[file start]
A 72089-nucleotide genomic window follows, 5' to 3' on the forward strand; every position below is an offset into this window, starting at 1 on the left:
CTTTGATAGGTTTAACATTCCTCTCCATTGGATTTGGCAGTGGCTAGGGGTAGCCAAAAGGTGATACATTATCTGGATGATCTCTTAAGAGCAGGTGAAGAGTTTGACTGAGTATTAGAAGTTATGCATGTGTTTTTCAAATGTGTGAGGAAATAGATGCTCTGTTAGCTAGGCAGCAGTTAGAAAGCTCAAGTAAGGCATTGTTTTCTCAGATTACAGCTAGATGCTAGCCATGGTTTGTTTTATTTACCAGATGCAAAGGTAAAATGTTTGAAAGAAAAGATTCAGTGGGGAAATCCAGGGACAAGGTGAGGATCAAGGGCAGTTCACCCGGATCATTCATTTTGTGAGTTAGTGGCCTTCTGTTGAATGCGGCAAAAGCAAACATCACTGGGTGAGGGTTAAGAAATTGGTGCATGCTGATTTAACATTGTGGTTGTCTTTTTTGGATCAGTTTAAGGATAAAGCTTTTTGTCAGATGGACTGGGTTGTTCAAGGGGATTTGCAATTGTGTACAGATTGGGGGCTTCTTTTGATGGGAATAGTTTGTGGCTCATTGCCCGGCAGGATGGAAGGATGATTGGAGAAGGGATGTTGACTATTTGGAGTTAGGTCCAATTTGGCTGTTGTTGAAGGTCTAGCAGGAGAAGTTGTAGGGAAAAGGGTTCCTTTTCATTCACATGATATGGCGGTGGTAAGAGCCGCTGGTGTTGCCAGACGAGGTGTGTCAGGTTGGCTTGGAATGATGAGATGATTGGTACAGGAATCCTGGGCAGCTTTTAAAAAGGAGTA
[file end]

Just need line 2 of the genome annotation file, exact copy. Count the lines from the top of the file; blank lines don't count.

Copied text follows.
CTTTGATAGGTTTAACATTCCTCTCCATTGGATTTGGCAGTGGCTAGGGGTAGCCAAAAGGTGATACATTATCTGGATGATCTCTTAAGAGCAGGTGAAGAGTTTGACTGAGTATTAGAAGTTATGCATGTGTTTTTCAAATGTGTGAGGAAATAGATGCTCTGTTAGCTAGGCAGCAGTTAGAAAGCTCAAGTAAGGCATTGTTTTCTCAGATTACAGCTAGATGCTAGCCATGGTTTGTTTTATTTACCAGATGCAAAGGTAAAATGTTTGAAAGAAAAGATTCAGTGGGGAAATCCAGGGACAAGGTGAGGATCAAGGGCAGTTCACCCGGATCATTCATTTTGTGAGTTAGTGGCCTTCTGTTGAATGCGGCAAAAGCAAACATCACTGGGTGAGGGTTAAGAAATTGGTGCATGCTGATTTAACATTGTGGTTGTCTTTTTTGGATCAGTTTAAGGATAAAGCTTTTTGTCAGATGGACTGGGTTGTTCAAGGGGATTTGCAATTGTGTACAGATTGGGGGCTTCTTTTGATGGGAATAGTTTGTGGCTCATTGCCCGGCAGGATGGAAGGATGATTGGAGAAGGGATGTTGACTATTTGGAGTTAGGTCCAATTTGGCTGTTGTTGAAGGTCTAGCAGGAGAAGTTGTAGGGAAAAGGGTTCCTTTTCATTCACATGATATGGCGGTGGTAAGAGCCGCTGGTGTTGCCAGACGAGGTGTGTCAGGTTGGCTTGGAATGATGAGATGATTGGTACAGGAATCCTGGGCAGCTTTTAAAAAGGAGTA